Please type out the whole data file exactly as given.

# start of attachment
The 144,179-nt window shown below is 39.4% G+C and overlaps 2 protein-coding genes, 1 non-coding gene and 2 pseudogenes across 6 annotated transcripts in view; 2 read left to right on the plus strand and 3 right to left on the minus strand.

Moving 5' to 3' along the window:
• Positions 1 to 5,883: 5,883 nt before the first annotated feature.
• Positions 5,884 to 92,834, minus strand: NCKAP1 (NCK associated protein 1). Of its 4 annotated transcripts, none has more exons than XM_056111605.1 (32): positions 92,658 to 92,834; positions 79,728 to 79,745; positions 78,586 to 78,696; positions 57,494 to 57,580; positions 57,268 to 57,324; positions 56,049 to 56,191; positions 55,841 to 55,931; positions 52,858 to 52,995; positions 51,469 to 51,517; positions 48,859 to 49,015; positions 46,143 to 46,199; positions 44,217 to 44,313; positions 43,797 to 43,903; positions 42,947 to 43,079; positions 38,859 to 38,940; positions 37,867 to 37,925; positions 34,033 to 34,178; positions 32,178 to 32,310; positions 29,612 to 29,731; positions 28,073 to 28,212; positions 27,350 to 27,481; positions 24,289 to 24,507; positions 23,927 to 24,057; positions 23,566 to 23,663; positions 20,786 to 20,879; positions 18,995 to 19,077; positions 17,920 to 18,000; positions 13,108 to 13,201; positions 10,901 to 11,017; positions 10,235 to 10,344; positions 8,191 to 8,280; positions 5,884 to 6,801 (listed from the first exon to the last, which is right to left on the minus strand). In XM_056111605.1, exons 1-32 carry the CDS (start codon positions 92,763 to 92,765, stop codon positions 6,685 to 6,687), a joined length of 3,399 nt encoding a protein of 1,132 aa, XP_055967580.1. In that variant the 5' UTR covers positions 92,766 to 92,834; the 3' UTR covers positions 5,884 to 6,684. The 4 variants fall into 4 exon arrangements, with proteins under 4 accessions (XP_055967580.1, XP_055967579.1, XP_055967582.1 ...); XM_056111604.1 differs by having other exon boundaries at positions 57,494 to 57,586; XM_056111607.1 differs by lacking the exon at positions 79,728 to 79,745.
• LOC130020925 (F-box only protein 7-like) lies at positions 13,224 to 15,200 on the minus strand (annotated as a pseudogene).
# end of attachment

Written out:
The 144,179-nt window shown below is 39.4% G+C and overlaps 2 protein-coding genes, 1 non-coding gene and 2 pseudogenes across 6 annotated transcripts in view; 2 read left to right on the plus strand and 3 right to left on the minus strand.

Moving 5' to 3' along the window:
• Positions 1 to 5,883: 5,883 nt before the first annotated feature.
• Positions 5,884 to 92,834, minus strand: NCKAP1 (NCK associated protein 1). Of its 4 annotated transcripts, none has more exons than XM_056111605.1 (32): positions 92,658 to 92,834; positions 79,728 to 79,745; positions 78,586 to 78,696; positions 57,494 to 57,580; positions 57,268 to 57,324; positions 56,049 to 56,191; positions 55,841 to 55,931; positions 52,858 to 52,995; positions 51,469 to 51,517; positions 48,859 to 49,015; positions 46,143 to 46,199; positions 44,217 to 44,313; positions 43,797 to 43,903; positions 42,947 to 43,079; positions 38,859 to 38,940; positions 37,867 to 37,925; positions 34,033 to 34,178; positions 32,178 to 32,310; positions 29,612 to 29,731; positions 28,073 to 28,212; positions 27,350 to 27,481; positions 24,289 to 24,507; positions 23,927 to 24,057; positions 23,566 to 23,663; positions 20,786 to 20,879; positions 18,995 to 19,077; positions 17,920 to 18,000; positions 13,108 to 13,201; positions 10,901 to 11,017; positions 10,235 to 10,344; positions 8,191 to 8,280; positions 5,884 to 6,801 (listed from the first exon to the last, which is right to left on the minus strand). In XM_056111605.1, exons 1-32 carry the CDS (start codon positions 92,763 to 92,765, stop codon positions 6,685 to 6,687), a joined length of 3,399 nt encoding a protein of 1,132 aa, XP_055967580.1. In that variant the 5' UTR covers positions 92,766 to 92,834; the 3' UTR covers positions 5,884 to 6,684. The 4 variants fall into 4 exon arrangements, with proteins under 4 accessions (XP_055967580.1, XP_055967579.1, XP_055967582.1 ...); XM_056111604.1 differs by having other exon boundaries at positions 57,494 to 57,586; XM_056111607.1 differs by lacking the exon at positions 79,728 to 79,745.
• LOC130020925 (F-box only protein 7-like) lies at positions 13,224 to 15,200 on the minus strand (annotated as a pseudogene).